Student body[edit]

As of 2012–2013, there were 878 students enrolled. 362 students or 42% were enrolled in architecture, 182 students or 21% in landscape architecture, 161 students or 18% in urban planning, and 173 students or 20% in doctoral or design studies programs. Approximately, 65% of students were Americans. The average student is 27 years old.[17] GSD students are represented by the Harvard Graduate Council (HGC), a university-wide student government organization. There are also several dozen internal GSD student clubs.[18]

Research and publications[edit]

In addition to its degree programs, the GSD administers the Loeb Fellowship,[19] and has hosted numerous research initiatives such as the Zofnass Program for Sustainable Infrastructure[20] and TUT-POL: Transforming Urban Transport - The Role of Political Leadership,[21] led by Diane E. Davis and Lily Song. The school publishes the bi-annual Harvard Design Magazine, Platform, and other design books and studio works. Since 1935, the institution has presented the Wheelwright Prize, an international architecture traveling fellowship.[22]

Design Research Labs[edit]

The GSD Design Labs synthesize theoretical and applied knowledge through research with the intent to enable design to be an agent of change in society. There are seven current labs: Material Processes and Systems Group; Energy, Environments and Design; New Geographies Lab; Responsive Environments and Artifacts Lab; Social Agency Lab; Urban Theory Lab; Geometry Lab.


The GSD campus is located northeast of Harvard Yard and across the street from Memorial Hall. Gund Hall is the main building of the GSD, and it houses most of the student space and faculty offices. Other nearby buildings include space for the school's Design Research Labs, faculty offices, the Loeb Fellowship program office, and research space for students, including those in the MDes and DDes programs.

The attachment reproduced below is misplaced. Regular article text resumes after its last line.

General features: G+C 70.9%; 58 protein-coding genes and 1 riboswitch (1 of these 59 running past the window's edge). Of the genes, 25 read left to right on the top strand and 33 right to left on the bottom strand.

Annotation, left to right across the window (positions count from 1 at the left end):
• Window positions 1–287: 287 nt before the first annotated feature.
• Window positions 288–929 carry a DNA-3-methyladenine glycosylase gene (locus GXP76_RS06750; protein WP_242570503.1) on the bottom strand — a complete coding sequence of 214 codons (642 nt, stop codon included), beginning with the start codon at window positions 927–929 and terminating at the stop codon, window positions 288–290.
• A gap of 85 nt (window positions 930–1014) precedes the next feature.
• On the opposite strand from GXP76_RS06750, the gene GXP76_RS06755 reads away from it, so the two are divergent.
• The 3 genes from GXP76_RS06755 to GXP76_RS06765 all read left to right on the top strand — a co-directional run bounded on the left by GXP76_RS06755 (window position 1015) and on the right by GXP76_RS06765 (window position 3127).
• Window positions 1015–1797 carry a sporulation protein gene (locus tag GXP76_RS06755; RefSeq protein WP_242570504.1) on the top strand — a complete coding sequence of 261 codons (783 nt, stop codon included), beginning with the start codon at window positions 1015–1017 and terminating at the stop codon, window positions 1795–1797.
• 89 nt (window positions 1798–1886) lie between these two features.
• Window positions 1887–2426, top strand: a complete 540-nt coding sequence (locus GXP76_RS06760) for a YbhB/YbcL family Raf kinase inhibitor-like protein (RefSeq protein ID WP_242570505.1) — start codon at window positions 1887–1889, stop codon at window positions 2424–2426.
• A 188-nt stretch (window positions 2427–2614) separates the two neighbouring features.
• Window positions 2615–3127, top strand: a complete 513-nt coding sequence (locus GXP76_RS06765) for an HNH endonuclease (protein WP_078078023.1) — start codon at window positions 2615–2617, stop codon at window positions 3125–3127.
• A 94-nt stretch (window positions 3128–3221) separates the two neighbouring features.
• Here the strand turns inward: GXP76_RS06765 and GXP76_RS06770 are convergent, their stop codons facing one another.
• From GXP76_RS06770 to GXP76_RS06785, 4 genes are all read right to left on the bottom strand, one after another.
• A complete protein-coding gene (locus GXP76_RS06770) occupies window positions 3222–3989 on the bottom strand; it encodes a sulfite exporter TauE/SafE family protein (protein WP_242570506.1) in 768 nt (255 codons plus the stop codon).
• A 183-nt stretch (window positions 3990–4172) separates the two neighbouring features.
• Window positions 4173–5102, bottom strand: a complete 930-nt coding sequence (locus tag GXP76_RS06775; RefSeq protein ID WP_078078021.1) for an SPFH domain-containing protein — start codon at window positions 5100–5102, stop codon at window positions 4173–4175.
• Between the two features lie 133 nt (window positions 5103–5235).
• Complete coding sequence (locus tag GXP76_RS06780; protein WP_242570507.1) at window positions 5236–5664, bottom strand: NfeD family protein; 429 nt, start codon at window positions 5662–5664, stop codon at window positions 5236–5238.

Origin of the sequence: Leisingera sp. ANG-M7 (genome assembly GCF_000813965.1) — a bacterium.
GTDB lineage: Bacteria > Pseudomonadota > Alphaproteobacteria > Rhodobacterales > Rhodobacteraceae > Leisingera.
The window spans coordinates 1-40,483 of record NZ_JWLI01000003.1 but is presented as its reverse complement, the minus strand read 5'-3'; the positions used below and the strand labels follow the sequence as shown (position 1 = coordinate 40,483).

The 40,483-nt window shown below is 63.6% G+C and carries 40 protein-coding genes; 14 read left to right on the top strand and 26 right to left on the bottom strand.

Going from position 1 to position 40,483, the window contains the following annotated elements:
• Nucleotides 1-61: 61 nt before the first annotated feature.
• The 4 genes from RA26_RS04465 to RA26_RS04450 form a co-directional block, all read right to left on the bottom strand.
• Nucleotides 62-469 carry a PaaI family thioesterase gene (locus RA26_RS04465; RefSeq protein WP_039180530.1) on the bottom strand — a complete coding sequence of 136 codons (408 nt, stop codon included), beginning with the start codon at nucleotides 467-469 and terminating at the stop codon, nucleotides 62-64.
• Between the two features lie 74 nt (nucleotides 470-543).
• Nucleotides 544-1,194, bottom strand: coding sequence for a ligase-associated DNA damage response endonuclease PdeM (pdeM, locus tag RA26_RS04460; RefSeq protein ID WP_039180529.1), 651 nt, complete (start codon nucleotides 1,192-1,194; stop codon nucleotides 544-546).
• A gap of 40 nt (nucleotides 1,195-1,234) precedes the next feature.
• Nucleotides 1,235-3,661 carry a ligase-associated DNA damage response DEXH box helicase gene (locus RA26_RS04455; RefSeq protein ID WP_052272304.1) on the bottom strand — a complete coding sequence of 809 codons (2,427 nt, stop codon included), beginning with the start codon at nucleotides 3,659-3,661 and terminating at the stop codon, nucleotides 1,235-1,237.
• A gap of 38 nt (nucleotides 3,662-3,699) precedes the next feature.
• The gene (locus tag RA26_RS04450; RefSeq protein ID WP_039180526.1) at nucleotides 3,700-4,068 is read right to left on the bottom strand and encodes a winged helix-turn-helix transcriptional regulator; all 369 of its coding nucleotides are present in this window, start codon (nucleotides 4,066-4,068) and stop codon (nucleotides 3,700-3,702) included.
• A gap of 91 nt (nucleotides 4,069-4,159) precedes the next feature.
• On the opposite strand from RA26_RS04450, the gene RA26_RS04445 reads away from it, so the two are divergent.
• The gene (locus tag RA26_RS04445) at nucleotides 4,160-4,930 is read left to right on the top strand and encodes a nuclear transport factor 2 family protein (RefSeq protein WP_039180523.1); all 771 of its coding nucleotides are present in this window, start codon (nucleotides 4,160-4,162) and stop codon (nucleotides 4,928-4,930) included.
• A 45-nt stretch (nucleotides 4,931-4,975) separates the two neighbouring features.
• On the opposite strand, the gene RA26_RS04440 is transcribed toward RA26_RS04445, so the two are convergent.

Gund Hall[edit]

Gund Hall's huge slanted glass roof provides light to the 5 staggered levels of studio space, known as the Trays[23]
The Trays within Gund Hall.

Gund Hall is the main building, which has studio spaces and offices for approximately 800 students and more than 100 faculty and staff, lecture and seminar rooms, workshops and darkrooms, an audiovisual center, computer facilities, Chauhaus, the cafeteria, a project room, Piper Auditorium, and the Frances Loeb Library. The central studio space, also known as the Trays, extends through five levels under a stepped, clear-span roof. Gund Hall has a yard that comprises a basketball court and is often used for events, as an exhibition area for class projects, and as the setting for commencement ceremonies. The building was designed by architect John Andrews and supervised by structural engineer William LeMessurier both GSD alumni.[24]

Frances Loeb Library[edit]

The Frances Loeb Library, is the main library of the Graduate School of Design. The library has a collection of over 300,000 books and journals. It also has a Materials and Visual Resources Department, and the Special Collections Department, which houses the GSD's rare books and manuscript collection.